Siskiyou Mountain Range

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Protect Fire-Affected Forests on the Siskiyou Crest!

East Fork Illinois River canyon and the snowy peaks of the Siskiyou Wilderness after the 2020 Slater Fire. Photo credit: Deer Creek Photography As described in my previous blog post, the Slater Fire began east of Happy Camp, California on the evening of September 7, 2020. Pushed by unusually strong easterly winds and historically low humidity levels, the fire burned quickly to the west, tragically burning through the community of Happy Camp and up Indian Creek to the Siskiyou Crest. For the first 24-36 hours the fire burned over 100,000 acres and ripped over the Siskiyou Crest near Bolan Lake. Large swaths of forest on Indian Creek in the Klamath National Forest burned at high severity during this extreme weather event. Relatively large swaths also burned in the headwaters of Althouse Creek and Sucker Creek, near Bolan Lake and Bolan Mountain, as well as in upper Dunn Creek above Takilma, Oregon on the Rogue River-Siskiyou National Forest. Since the Slater Fire, the Rogue River-Siskiyou...

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Sucker Creek, the infamous China Left Timber Sale and the Slater Fire

Looking north from near the summit of Bolan Mountain and Bolan Lake following the 2020 Slater Fire. Photo credit: USFS A view from near the summit of Bolan Mountain north to Bolan Lake and into the Sucker Creek watershed in 1934. This photograph is part of the Osborne Lookout Photo series taken by the Forest Service in the 1930s. It shows historic fire effects that are similar to those of the 2020 Slater Fire. The Slater Fire started on the evening of September 7, 2020 as a human or accidental ignition near the Slater Butte Lookout, just three miles east of Happy Camp, California and above the rugged Klamath River canyon. Although it is believed that the fire was started by high voltage power lines owned by Pacific Power, the ignition source has not yet been confirmed by Forest Service fire investigators; however,  lawsuits have already been filed against Pacific Power. Regardless of how the fire started, the ignition coincided with unusually strong easterly winds and historically low...

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Klamath Forest Alliance: 2020 A Year in Review

KFA field monitoring on the Shasta Agness Timber Sale above the Wild & Scenic Rogue River discovered a previously unknown Northern spotted owl within commercial units in the Shasta Agness Timber Sale. The discovery of this owl is forcing the Forest Service to remove significant acreage from the timber sale’s Decision Record. Klamath Forest Alliance has been busy in 2020 fighting for the wildlands of the Klamath-Siskiyou Mountains and building a movement to protect, defend and restore the natural world. Despite the hardships of 2020, we remain focused on the needs of the land and our commitment to protect the wild watersheds that surround us, and the forests that are critical for carbon sequestration and climate defense. During these difficult times, more than ever, wildlands provide us solace. They provide a sense of humility and awe, a place of quiet reflection, and a place of inspiration. They are an escape from the increasingly stressful and unhealthy modern world,...

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A new administration and new opportunities to reform the BLM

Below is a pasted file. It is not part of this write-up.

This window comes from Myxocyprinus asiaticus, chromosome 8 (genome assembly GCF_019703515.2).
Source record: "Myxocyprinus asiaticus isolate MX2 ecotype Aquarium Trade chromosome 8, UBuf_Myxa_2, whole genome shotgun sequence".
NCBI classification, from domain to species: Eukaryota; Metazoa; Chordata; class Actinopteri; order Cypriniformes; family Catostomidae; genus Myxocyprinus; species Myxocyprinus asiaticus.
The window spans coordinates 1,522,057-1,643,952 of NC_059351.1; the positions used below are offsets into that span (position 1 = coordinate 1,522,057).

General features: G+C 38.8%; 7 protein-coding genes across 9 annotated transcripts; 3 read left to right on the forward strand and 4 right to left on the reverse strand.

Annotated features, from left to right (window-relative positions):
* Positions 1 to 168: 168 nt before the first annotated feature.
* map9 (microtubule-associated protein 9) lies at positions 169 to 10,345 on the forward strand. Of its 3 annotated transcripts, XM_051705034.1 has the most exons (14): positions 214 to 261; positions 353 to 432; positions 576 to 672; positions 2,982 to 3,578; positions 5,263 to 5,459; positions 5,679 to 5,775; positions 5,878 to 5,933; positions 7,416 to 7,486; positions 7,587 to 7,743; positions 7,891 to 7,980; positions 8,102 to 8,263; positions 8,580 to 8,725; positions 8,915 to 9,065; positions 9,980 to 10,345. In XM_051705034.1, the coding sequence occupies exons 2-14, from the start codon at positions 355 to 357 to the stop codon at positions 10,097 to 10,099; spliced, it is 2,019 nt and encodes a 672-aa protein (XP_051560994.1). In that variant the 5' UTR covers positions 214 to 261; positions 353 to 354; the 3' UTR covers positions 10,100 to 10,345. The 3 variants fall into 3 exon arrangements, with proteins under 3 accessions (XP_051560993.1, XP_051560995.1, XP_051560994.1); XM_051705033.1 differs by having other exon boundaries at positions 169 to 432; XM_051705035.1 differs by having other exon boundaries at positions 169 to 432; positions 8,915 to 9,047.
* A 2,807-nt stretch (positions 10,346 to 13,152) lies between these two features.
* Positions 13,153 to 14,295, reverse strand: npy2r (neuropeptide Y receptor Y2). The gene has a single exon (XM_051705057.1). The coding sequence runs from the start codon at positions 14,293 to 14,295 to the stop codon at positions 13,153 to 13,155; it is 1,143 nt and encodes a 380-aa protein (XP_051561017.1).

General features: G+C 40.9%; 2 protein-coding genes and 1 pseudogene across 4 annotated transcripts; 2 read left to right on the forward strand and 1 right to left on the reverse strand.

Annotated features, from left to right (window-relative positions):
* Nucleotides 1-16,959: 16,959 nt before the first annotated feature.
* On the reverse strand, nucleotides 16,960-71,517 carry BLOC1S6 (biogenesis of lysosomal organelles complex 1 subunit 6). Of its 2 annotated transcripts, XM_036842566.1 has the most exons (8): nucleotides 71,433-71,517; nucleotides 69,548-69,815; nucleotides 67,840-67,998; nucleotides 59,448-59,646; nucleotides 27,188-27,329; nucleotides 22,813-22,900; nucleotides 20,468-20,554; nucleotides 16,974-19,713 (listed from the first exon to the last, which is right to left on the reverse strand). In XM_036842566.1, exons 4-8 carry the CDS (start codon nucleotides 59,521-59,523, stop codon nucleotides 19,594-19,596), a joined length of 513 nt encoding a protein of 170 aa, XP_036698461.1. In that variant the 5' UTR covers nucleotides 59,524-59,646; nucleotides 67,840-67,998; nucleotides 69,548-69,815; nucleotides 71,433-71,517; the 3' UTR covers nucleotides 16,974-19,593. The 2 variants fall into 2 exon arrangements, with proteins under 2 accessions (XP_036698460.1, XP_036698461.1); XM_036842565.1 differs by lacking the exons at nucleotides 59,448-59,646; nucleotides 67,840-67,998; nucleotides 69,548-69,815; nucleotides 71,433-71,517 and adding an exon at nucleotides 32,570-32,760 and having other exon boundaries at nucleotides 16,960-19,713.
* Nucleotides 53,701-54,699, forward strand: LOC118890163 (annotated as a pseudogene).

The Wild and Scenic Rogue River flows through BLM lands west of Grants Pass, Oregon. The Bureau of Land Management (BLM) manages more public land than any other federal land management agency, including nearly 248 million acres, representing an incredible 10.5% of all land in the United States. These public lands contain important wildlife habitat, highly scenic landscapes and many spectacular wildlands.  In the Siskiyou Mountains, BLM lands include the Medford District BLM, which manages the Cascade-Siskiyou National Monument, the foothills of the Applegate Valley, diverse forests in the Illinois River watershed, and portions the spectacular Wild and Scenic Rogue River. Unfortunately, during the Trump Administration, the BLM has declared an all-out assault on both public involvement and environmental regulations, implementing an undemocratic, unscientific and industrial approach to public land management. This has facilitated an increase in damaging projects across...

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Shasta Agness Timber Sale: Industrial Logging Dressed Up in Restoration Language

The Rogue River between Agness and Illahe in the Shasta Agness Planning Area. At the confluence of the Illinois River and the mighty Rogue River, below some of the wildest river canyons on the West Coast, lies beautiful Agness, Oregon. Just downstream of the Wild Rogue Wilderness Area, Kalmiopsis Wilderness Area, North Kalmiopsis Roadless Area, and the Shasta Costa Roadless Area, the mountains, rivers and streams of the region are important for connectivity between the Western Siskiyou Mountains and the Coast Range. The forests surrounding Agness have also been designated as a large Late Successional Reserve (LSR) to protect, maintain and encourage the development of habitat for the Northern spotted owl and other species requiring late successional or old-growth forests. A view across Foster Creek and the large LSR forest proposed for logging in the Shasta Agness Project. The area contains an unusual mosaic of coastal mixed conifer forest, including large stands of old-growth Douglas...

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